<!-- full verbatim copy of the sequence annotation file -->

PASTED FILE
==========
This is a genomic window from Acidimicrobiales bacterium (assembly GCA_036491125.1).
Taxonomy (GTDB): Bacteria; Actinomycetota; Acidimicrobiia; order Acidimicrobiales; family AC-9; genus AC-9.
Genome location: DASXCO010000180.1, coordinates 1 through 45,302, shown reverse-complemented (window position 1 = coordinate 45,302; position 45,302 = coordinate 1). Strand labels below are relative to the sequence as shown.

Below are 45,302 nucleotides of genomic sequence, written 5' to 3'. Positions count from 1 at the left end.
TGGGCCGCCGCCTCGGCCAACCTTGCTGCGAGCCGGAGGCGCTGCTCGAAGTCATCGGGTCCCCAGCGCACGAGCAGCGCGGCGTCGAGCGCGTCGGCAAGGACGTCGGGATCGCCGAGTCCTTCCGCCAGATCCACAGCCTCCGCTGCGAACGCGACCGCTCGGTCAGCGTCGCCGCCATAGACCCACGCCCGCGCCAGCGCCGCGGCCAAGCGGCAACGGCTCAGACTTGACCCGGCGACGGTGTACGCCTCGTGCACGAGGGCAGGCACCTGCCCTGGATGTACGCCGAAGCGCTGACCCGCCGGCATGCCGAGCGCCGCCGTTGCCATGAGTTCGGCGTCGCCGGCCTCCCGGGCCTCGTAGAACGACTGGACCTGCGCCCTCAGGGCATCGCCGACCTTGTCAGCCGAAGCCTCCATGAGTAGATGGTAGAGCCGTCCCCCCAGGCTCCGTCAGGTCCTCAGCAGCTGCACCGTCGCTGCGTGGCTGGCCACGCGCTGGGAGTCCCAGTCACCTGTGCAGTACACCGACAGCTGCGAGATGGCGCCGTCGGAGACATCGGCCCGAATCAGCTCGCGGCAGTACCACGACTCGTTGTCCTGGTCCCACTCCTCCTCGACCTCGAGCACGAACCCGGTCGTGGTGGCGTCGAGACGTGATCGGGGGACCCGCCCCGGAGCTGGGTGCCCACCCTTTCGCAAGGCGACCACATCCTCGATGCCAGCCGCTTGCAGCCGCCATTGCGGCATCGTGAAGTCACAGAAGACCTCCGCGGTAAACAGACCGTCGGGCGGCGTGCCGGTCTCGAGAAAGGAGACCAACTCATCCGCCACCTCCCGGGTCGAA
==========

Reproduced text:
This is a genomic window from Acidimicrobiales bacterium (assembly GCA_036491125.1).
Taxonomy (GTDB): Bacteria; Actinomycetota; Acidimicrobiia; order Acidimicrobiales; family AC-9; genus AC-9.
Genome location: DASXCO010000180.1, coordinates 1 through 45,302, shown reverse-complemented (window position 1 = coordinate 45,302; position 45,302 = coordinate 1). Strand labels below are relative to the sequence as shown.

Below are 45,302 nucleotides of genomic sequence, written 5' to 3'. Positions count from 1 at the left end.
TGGGCCGCCGCCTCGGCCAACCTTGCTGCGAGCCGGAGGCGCTGCTCGAAGTCATCGGGTCCCCAGCGCACGAGCAGCGCGGCGTCGAGCGCGTCGGCAAGGACGTCGGGATCGCCGAGTCCTTCCGCCAGATCCACAGCCTCCGCTGCGAACGCGACCGCTCGGTCAGCGTCGCCGCCATAGACCCACGCCCGCGCCAGCGCCGCGGCCAAGCGGCAACGGCTCAGACTTGACCCGGCGACGGTGTACGCCTCGTGCACGAGGGCAGGCACCTGCCCTGGATGTACGCCGAAGCGCTGACCCGCCGGCATGCCGAGCGCCGCCGTTGCCATGAGTTCGGCGTCGCCGGCCTCCCGGGCCTCGTAGAACGACTGGACCTGCGCCCTCAGGGCATCGCCGACCTTGTCAGCCGAAGCCTCCATGAGTAGATGGTAGAGCCGTCCCCCCAGGCTCCGTCAGGTCCTCAGCAGCTGCACCGTCGCTGCGTGGCTGGCCACGCGCTGGGAGTCCCAGTCACCTGTGCAGTACACCGACAGCTGCGAGATGGCGCCGTCGGAGACATCGGCCCGAATCAGCTCGCGGCAGTACCACGACTCGTTGTCCTGGTCCCACTCCTCCTCGACCTCGAGCACGAACCCGGTCGTGGTGGCGTCGAGACGTGATCGGGGGACCCGCCCCGGAGCTGGGTGCCCACCCTTTCGCAAGGCGACCACATCCTCGATGCCAGCCGCTTGCAGCCGCCATTGCGGCATCGTGAAGTCACAGAAGACCTCCGCGGTAAACAGACCGTCGGGCGGCGTGCCGGTCTCGAGAAAGGAGACCAACTCATCCGCCACCTCCCGGGTCGAA